One effect image stabilization did pique our interest. For casual hand-held shooting, image stabilization is a boon. For more serious applications, turning off image stabilization in order to get that extra bit of quality can be important. And if you could selectively apply stabilization in post, you’d be golden.
We tried it out on a time-lapse clip shot in a typhoon. It had plenty of shakes that on-camera stabilization could not compensate for. The Pinnacle image stabilization cropped the frame in a little and the video was a bit softer than the original, but the algorithm worked well and was quite fast. In the final analysis, we couldn’t decide if the steadier video was worth the price of the minor loss in quality in this particularly challenging test, but it worked as advertised.
The amount of time needed to render an effect to DV varied depending on the complexity, but a complex two-second Hollywood FX RT transition could take 12 seconds to render. The Pinnacle Picture-in-Picture feature was fast and responsive and only added marginally to the overall render time. Interestingly, a Pinnacle "RT" cross-dissolve took 154 percent longer to render to DV than the stock cross dissolve from Adobe.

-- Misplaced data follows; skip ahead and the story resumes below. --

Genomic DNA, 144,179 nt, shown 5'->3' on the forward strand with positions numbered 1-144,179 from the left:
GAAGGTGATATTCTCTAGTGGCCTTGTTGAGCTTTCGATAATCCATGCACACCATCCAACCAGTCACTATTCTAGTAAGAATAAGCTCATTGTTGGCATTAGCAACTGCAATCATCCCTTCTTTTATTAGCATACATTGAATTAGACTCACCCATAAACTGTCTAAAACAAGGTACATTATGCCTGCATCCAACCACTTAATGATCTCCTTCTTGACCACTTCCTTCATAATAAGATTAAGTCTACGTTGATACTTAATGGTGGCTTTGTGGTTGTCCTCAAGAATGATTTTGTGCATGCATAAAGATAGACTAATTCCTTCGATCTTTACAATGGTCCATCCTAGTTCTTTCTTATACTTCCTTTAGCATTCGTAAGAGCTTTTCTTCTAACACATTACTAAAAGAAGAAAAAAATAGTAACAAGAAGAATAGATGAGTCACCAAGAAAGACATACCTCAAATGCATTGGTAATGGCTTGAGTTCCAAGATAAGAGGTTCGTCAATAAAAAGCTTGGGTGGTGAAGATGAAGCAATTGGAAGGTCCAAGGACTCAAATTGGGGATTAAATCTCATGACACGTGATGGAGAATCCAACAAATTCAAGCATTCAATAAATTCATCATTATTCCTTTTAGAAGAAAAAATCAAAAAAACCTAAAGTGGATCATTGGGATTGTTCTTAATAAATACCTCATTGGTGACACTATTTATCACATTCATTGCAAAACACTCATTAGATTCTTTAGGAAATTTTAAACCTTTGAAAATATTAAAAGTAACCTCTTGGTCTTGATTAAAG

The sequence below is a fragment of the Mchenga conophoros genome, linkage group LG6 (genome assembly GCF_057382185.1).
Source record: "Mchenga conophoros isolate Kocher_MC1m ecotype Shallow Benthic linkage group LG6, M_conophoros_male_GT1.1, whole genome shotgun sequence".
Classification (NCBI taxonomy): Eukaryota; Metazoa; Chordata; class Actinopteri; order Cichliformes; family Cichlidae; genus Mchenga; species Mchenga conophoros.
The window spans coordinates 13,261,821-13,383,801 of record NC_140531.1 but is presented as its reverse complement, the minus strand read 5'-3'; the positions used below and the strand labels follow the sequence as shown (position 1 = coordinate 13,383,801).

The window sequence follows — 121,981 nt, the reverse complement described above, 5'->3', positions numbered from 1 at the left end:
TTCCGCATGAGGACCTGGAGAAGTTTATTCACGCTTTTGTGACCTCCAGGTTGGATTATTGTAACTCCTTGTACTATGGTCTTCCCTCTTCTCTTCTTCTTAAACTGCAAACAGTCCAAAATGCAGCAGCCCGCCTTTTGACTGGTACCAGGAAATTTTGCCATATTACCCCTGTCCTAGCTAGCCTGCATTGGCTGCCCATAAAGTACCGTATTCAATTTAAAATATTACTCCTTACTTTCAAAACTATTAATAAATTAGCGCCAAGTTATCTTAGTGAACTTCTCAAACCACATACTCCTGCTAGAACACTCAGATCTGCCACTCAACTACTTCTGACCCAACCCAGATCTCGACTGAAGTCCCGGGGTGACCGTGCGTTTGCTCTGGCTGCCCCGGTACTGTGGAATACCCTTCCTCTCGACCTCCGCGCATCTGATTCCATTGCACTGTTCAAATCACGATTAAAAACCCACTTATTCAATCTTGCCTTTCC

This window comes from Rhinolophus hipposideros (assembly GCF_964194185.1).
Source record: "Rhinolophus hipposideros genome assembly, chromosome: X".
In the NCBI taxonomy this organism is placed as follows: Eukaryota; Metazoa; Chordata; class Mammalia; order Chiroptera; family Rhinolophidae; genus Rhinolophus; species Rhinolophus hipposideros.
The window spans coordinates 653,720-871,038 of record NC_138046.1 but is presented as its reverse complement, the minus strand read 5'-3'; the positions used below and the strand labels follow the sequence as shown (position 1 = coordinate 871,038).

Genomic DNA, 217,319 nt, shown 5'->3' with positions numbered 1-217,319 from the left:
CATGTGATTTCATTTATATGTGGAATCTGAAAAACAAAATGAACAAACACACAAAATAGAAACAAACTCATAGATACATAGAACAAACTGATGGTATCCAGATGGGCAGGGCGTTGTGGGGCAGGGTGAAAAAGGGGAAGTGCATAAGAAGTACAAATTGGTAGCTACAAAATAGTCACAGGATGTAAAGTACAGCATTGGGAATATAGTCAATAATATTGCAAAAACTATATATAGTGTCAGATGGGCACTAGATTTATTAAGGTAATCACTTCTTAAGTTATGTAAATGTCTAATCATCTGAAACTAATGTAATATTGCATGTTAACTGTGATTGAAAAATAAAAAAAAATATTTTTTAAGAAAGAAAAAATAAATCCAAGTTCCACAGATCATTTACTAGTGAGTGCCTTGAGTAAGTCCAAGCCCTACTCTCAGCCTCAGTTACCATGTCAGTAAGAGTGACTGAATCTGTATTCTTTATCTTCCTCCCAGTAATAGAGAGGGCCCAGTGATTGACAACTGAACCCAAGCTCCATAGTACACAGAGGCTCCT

We did have some odd screen redraw problems as Premiere occasionally became sluggish and refused to output any video to the preview window. If another video application (e.g. Pinnacle Impression) was open at the same time, Premiere would not display any video at all.
Impression SE DVD authoring software comes bundled with the system, although our review unit was not configured with a DVD-burning drive. Impression is a capable app that requires that all media be prepared (it does not encode MPEG-2 video) before being inserted into a project, so you have to use Premiere to render your project to the proper format. Rendering a 30-minute project using Pinnacle’s own MP2 (MPEG-2) codec took 68 minutes. The resulting video file looked very good on our computer monitor, even on sharply contrasting boundaries and delicate titles.
This was one of the niftiest turnkey systems we’ve seen. From its jet-black cube with lots of room inside for terabytes of hard disks, to the sexy matching black LCD panel, to the latest real-time video hardware, we were excited about testing this machine the moment we saw it. While you can get budget Pro-ONE machines at a lower price, the attention to detail and the backing of an experienced vendor make this a value for the editor who needs a solid Premiere-based RT previewing environment. Just don’t get your hopes up about never having to render ever again.
Operation System: Microsoft Windows XP Pro
Processor: P4 1.8GHz
RAM: 256MB RAM
Hard Disk: 20GB system, 80GB video Ultra ATA/100
Capture Hardware: Pinnacle Pro-ONE
17" ViewSonic LCD panel
EZ-302-P Premiere keyboard
GeForce 2 MX400 display card
Sound Blaster Live 5.1
Pinnacle DVTools, Premiere 6.0,